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Matrix Division
Je/ Stuart
c
2008
ax
=
b
where
a
and
b
are real numbers.
Why do we need division? In its earliest form, division must have arisen to
answer questions such as, "If our foraging party of three gathered seven melons,
3
x
= 7
where
x
which is to say, in solving problems of the form
ax
=
b
where
a
and
b
are known
numbers. Of course, we all learned early in our educations that
ax
=
b
has a
unique solution when
a
6
= 0
, namely,
x
=
b=a
.
Although this seems trivially
ax
=
b
. We
have observed that when
a
6
= 0
, there is a unique solution for every possible
choice of
b
, namely
x
=
b=a
. What happens when
a
= 0
? Probably, your ±rst
thought is that there is no solution since you cannot divide by zero.
Is this
correct? Certainly, if
b
6
= 0
;
we cannot ±nd a real number
x
such that
0
x
6
= 0
.
In the language of linear systems, when
a
= 0
and
b
6
= 0
, the system
ax
=
b
is inconsistent.
But what happens when
b
= 0
?
In this case, the equation
becomes
0
x
= 0
, which holds for every real number
x
.
That is, when
a
= 0
and
b
= 0
, the system
ax
=
b
has in±nitely many solutions. Summarizing:
Theorem 1
Let
a
and
b
be real numbers.
±
If
a
= 0
, then for all real numbers
b
with
b
6
= 0
,
ax
=
b
is inconsistent;
and for
b
= 0
,
ax
=
b
±
If
a
6
= 0
, then for all real numbers
b
,
ax
=
b
is consistent and has a unique
solution,
x
=
b=a
.
What happens for linear systems
Ax
=
b
with more equations and
more variables?
From the Trichotomy Theorem, we know that exactly one of three outcomes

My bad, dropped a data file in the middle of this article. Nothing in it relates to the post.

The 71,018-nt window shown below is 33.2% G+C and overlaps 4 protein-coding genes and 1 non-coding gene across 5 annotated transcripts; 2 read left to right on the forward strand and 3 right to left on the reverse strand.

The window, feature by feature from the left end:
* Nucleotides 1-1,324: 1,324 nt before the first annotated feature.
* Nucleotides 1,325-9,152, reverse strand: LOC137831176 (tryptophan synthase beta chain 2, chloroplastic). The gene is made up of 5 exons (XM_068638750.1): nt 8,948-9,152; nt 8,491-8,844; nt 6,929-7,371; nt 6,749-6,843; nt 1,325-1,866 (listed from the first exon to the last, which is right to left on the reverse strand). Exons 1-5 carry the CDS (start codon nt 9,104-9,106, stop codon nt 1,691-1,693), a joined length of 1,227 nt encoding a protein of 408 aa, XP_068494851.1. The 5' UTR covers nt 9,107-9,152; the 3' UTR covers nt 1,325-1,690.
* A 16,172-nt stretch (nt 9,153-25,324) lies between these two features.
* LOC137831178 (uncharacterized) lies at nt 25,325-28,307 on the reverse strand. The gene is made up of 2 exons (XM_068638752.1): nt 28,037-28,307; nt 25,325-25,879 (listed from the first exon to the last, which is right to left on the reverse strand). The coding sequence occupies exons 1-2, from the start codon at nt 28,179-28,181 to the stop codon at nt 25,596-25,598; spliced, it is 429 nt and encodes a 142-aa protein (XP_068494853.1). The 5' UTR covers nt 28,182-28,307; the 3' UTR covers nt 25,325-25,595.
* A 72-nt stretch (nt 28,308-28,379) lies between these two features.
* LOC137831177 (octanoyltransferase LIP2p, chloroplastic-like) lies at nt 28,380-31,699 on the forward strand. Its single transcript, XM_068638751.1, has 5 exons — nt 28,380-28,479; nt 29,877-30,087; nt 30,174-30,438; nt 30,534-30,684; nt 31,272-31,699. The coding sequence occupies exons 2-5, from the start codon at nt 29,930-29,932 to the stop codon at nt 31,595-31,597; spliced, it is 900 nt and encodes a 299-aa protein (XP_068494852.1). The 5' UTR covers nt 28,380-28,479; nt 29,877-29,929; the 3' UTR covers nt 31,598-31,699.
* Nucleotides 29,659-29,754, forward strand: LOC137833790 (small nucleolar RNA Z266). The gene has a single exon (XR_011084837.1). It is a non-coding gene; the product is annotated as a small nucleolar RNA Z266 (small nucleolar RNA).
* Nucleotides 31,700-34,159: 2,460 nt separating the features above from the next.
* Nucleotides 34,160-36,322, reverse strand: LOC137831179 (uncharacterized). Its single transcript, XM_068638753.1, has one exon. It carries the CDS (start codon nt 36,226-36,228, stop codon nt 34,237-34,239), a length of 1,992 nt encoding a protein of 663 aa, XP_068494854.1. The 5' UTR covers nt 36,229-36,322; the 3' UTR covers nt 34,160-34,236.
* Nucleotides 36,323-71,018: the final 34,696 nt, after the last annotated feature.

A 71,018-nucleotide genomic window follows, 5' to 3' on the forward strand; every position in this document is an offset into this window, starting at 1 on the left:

occurs for the linear system
Ax
=
b
where
A
and
b
are known: the system is
inconsistent, the system is consistent with a unique solution, or the system is
consistent with in±nitely many solutions. Is there some analogous property to
a
6
= 0
that distinguishes the situation in which there is a unique solution to
Ax
=
b
when
Ax
=
b
is solvable, or that distinguishes the situation in which
Ax
=
b
is solvable for all vectors
b
?
When do multiple solutions occur for
Ax
=
b
? Recall that when we form
the product
Ax
, we are creating a vector that is a linear combination of the
columns of
A
using the scalars that are the entries of
x
. One consequence of
this is that for any matrix
A
, we can always ±nd a vector
b
for which
Ax
=
b
is
1
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View Full Document consistent; just choose any vector
b
that is a linear combination of the columns
of
A
, or even simpler, just choose
b
to be one of the columns of the matrix
A
.
Also recall that for a consistent system, multiple solutions occur exactly when
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This note was uploaded on 02/22/2012 for the course EE 441 taught by Professor Neely during the Spring '08 term at USC.
 Spring '08
 Neely

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